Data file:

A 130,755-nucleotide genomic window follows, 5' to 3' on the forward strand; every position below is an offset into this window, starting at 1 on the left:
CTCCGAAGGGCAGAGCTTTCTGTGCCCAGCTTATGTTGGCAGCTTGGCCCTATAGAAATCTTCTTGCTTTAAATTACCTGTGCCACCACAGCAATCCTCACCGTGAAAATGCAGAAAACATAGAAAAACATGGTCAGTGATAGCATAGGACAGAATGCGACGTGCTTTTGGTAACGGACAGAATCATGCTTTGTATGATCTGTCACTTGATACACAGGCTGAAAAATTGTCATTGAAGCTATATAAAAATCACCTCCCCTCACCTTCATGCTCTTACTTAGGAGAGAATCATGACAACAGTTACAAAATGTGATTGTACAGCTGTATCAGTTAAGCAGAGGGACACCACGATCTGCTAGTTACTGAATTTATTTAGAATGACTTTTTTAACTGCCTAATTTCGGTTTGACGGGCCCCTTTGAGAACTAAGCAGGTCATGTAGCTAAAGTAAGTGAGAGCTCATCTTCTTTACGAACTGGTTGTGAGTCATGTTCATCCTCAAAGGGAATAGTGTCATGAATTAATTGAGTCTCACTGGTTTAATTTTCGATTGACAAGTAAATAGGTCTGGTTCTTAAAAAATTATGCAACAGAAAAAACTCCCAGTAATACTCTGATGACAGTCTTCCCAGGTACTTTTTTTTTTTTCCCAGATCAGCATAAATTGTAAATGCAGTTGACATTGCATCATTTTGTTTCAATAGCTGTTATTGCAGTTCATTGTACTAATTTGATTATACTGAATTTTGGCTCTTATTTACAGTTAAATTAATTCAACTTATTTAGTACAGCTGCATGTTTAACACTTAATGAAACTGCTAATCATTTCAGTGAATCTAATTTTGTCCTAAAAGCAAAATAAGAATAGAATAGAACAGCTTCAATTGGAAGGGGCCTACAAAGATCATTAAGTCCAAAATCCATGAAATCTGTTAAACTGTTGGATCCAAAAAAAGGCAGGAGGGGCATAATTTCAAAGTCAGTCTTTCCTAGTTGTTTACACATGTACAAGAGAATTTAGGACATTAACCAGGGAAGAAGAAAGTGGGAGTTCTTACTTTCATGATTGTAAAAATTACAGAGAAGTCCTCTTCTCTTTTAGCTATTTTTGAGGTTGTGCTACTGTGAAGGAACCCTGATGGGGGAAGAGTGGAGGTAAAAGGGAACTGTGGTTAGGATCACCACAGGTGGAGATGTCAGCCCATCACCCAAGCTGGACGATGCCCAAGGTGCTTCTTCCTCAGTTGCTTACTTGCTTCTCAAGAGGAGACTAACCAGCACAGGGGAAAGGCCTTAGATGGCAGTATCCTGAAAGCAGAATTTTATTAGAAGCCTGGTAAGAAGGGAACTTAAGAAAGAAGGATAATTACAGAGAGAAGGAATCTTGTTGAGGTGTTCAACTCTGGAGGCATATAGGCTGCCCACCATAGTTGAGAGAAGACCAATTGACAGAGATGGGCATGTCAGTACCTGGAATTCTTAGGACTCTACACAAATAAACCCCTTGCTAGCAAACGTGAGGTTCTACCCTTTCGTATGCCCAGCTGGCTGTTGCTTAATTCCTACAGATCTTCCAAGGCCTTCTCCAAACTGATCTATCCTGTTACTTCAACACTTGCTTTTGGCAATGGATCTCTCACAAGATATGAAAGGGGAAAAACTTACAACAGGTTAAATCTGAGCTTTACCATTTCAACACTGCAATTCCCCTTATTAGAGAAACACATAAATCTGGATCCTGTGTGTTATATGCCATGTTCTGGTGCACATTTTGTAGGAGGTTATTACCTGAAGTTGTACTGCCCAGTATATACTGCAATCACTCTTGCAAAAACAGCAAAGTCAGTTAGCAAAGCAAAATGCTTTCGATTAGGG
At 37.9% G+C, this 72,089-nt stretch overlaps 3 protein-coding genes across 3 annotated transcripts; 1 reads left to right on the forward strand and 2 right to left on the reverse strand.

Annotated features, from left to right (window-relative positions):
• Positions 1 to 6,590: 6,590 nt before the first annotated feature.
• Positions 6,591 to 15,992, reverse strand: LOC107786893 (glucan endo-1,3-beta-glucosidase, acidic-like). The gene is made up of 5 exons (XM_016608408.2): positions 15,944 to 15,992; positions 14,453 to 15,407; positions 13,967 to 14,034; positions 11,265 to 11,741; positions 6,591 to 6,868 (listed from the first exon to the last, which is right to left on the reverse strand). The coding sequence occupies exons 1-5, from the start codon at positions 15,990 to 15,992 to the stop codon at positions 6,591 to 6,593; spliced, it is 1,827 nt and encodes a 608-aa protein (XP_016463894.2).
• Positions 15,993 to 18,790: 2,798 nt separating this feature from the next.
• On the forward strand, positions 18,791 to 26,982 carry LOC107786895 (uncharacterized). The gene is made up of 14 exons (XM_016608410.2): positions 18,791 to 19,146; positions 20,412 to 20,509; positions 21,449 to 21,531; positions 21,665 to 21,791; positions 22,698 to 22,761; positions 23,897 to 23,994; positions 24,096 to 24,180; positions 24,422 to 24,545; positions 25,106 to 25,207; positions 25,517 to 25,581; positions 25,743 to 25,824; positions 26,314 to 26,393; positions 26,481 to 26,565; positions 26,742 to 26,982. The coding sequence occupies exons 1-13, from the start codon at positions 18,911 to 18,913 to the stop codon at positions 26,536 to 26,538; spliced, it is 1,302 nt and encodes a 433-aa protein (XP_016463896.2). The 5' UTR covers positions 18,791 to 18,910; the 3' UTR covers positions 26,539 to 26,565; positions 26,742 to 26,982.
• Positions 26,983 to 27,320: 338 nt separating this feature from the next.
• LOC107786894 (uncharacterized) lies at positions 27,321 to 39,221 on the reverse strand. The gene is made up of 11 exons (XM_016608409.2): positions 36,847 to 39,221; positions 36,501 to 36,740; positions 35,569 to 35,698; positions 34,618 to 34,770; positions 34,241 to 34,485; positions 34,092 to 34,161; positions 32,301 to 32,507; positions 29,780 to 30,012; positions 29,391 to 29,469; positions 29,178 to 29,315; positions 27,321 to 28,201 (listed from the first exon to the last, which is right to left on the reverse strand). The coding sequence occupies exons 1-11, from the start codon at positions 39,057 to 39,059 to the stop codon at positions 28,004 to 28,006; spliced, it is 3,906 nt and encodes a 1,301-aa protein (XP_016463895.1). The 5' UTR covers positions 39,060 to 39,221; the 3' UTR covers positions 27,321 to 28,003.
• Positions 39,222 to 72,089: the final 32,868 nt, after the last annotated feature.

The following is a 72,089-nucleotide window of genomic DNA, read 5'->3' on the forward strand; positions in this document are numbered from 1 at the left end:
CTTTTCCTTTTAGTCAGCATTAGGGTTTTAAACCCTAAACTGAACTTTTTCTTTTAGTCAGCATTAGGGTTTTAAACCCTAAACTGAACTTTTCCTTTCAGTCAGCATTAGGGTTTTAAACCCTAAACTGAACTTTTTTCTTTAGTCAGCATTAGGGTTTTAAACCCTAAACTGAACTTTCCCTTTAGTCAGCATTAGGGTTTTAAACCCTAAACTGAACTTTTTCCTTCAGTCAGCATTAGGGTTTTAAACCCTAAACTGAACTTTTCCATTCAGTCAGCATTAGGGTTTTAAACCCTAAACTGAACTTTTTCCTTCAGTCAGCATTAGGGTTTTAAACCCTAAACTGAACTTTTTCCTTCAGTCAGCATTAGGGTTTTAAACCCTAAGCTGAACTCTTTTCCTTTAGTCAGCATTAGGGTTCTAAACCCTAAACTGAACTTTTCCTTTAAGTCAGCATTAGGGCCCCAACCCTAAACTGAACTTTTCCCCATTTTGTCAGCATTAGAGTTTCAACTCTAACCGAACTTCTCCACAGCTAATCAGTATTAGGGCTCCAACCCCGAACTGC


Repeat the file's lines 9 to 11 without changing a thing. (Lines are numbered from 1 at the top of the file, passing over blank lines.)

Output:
• Positions 26,983 to 27,320: 338 nt separating this feature from the next.
• LOC107786894 (uncharacterized) lies at positions 27,321 to 39,221 on the reverse strand. The gene is made up of 11 exons (XM_016608409.2): positions 36,847 to 39,221; positions 36,501 to 36,740; positions 35,569 to 35,698; positions 34,618 to 34,770; positions 34,241 to 34,485; positions 34,092 to 34,161; positions 32,301 to 32,507; positions 29,780 to 30,012; positions 29,391 to 29,469; positions 29,178 to 29,315; positions 27,321 to 28,201 (listed from the first exon to the last, which is right to left on the reverse strand). The coding sequence occupies exons 1-11, from the start codon at positions 39,057 to 39,059 to the stop codon at positions 28,004 to 28,006; spliced, it is 3,906 nt and encodes a 1,301-aa protein (XP_016463895.1). The 5' UTR covers positions 39,060 to 39,221; the 3' UTR covers positions 27,321 to 28,003.
• Positions 39,222 to 72,089: the final 32,868 nt, after the last annotated feature.